If you want to know who really controls Esquire Financial Holdings, Inc. (NASDAQ:ESQ), then you’ll have to look at the makeup of its share registry. Insiders often own a large chunk of younger, smaller, companies while huge companies tend to have institutions as shareholders. I quite like to see at least a little bit of insider ownership. As Charlie Munger said ‘Show me the incentive and I will show you the outcome.’
Esquire Financial Holdings is a smaller company with a market capitalization of US$162m, so it may still be flying under the radar of many institutional investors. Our analysis of the ownership of the company, below, shows that institutions are noticeable on the share registry. We can zoom in on the different ownership groups, to learn more about ESQ.
What Does The Institutional Ownership Tell Us About Esquire Financial Holdings?
Institutions typically measure themselves against a benchmark when reporting to their own investors, so they often become more enthusiastic about a stock once it’s included in a major index. We would expect most companies to have some institutions on the register, especially if they are growing.
We can see that Esquire Financial Holdings does have institutional investors; and they hold 51% of the stock. This implies the analysts working for those institutions have looked at the stock and they like it. But just like anyone else, they could be wrong. When multiple institutions own a stock, there’s always a risk that they are in a ‘crowded trade’. When such a trade goes wrong, multiple parties may compete to sell stock fast. This risk is higher in a company without a history of growth. You can see Esquire Financial Holdings’s historic earnings and revenue, below, but keep in mind there’s always more to the story.
Since institutional investors own more than half the issued stock, the board will likely have to pay attention to their preferences. It looks like hedge funds own 7.5% of Esquire Financial Holdings shares. That’s interesting, because hedge funds can be quite active and activist. Many look for medium term catalysts that will drive the share price higher. There is a little analyst coverage of the stock, but not much. So there is room for it to gain more coverage.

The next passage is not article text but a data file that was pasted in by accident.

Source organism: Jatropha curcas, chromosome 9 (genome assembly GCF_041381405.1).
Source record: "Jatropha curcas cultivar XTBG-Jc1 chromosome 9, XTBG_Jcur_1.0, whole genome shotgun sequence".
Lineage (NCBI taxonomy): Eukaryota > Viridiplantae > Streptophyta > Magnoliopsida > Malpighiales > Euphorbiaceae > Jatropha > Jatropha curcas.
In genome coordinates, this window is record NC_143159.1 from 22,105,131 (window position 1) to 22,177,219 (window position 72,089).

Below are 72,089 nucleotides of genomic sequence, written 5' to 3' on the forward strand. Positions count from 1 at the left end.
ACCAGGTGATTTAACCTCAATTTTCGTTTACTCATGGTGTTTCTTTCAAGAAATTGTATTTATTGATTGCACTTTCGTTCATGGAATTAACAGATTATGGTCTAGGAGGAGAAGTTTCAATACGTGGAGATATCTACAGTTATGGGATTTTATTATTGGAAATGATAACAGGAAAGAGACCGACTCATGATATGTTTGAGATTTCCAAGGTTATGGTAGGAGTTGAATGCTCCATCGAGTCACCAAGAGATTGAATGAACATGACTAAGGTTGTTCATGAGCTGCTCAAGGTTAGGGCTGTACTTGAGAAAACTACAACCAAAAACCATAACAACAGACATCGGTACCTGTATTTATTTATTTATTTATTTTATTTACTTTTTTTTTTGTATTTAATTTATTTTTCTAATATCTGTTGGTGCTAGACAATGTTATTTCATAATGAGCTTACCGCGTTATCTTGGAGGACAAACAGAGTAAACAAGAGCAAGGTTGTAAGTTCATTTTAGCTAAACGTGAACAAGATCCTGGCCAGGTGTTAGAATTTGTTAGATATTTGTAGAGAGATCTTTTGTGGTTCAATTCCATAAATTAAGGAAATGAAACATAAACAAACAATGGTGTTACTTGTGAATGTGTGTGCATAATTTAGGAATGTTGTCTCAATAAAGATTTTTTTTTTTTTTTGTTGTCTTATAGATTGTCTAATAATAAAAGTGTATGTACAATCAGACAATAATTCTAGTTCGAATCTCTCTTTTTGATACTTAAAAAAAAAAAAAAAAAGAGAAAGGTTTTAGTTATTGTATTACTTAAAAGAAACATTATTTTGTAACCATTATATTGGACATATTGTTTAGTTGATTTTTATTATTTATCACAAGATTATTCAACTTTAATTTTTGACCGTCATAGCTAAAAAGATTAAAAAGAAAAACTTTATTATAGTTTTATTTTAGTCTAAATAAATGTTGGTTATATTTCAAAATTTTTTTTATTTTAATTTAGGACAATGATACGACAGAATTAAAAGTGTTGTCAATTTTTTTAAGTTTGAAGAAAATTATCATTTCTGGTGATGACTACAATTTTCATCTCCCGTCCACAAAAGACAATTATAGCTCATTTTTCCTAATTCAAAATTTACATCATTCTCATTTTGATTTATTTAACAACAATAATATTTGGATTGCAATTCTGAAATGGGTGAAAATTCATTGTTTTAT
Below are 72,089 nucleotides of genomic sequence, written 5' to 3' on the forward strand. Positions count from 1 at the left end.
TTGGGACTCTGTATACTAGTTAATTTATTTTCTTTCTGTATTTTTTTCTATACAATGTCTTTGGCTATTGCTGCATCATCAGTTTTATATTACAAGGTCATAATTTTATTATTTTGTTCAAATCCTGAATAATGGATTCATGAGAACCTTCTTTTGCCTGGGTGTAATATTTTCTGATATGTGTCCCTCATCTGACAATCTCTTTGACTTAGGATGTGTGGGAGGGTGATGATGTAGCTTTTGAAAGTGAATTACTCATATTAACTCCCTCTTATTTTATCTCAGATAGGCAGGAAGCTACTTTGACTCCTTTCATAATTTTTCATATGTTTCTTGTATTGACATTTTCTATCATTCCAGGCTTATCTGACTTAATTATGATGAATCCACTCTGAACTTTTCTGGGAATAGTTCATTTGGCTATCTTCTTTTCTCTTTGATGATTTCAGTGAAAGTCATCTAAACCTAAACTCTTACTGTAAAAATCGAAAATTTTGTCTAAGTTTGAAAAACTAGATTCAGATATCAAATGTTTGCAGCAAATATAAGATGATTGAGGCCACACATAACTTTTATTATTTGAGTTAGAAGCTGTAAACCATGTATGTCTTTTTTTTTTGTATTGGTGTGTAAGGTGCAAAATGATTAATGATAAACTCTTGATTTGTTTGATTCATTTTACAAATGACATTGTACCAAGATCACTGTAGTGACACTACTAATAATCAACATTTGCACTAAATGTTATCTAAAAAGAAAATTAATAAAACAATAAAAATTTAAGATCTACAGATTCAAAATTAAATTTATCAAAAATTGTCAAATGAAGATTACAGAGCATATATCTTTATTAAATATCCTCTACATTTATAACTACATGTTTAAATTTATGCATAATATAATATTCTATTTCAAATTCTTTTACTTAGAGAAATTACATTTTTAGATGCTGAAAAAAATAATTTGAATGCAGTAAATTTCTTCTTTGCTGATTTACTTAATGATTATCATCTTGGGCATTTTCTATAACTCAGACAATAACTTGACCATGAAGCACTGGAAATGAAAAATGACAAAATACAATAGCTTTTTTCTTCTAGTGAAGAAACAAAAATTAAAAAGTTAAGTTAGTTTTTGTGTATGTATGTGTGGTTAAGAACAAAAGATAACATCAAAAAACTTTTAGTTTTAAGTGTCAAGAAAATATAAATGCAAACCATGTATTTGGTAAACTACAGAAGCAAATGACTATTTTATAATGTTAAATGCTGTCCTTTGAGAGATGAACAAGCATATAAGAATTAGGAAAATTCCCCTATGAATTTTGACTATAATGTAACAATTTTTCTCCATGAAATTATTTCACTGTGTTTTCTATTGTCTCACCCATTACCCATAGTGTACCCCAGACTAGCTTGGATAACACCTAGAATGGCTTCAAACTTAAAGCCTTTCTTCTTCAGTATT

Insider Ownership Of Esquire Financial Holdings
The definition of company insiders can be subjective, and does vary between jurisdictions. Our data reflects individual insiders, capturing board members at the very least. Company management run the business, but the CEO will answer to the board, even if he or she is a member of it.
Insider ownership is positive when it signals leadership are thinking like the true owners of the company. However, high insider ownership can also give immense power to a small group within the company. This can be negative in some circumstances.
It seems insiders own a significant proportion of Esquire Financial Holdings, Inc.. Insiders have a US$20m stake in this US$162m business. I would say this shows alignment with shareholders, but it is worth noting that the company is still quite small; some insiders may have founded the business. You can click here to see if those insiders have been buying or selling.
General Public Ownership
The general public holds a 29% stake in ESQ. This size of ownership, while considerable, may not be enough to change company policy if the decision is not in sync with other large shareholders.
While it is well worth considering the different groups that own a company, there are other factors that are even more important.
Many find it useful to take an in depth look at how a company has performed in the past. You can access this detailed graph of past earnings, revenue and cash flow .
If you would prefer discover what analysts are predicting in terms of future growth, do not miss this free report on analyst forecasts.
NB: Figures in this article are calculated using data from the last twelve months, which refer to the 12-month period ending on the last date of the month the financial statement is dated. This may not be consistent with full year annual report figures.
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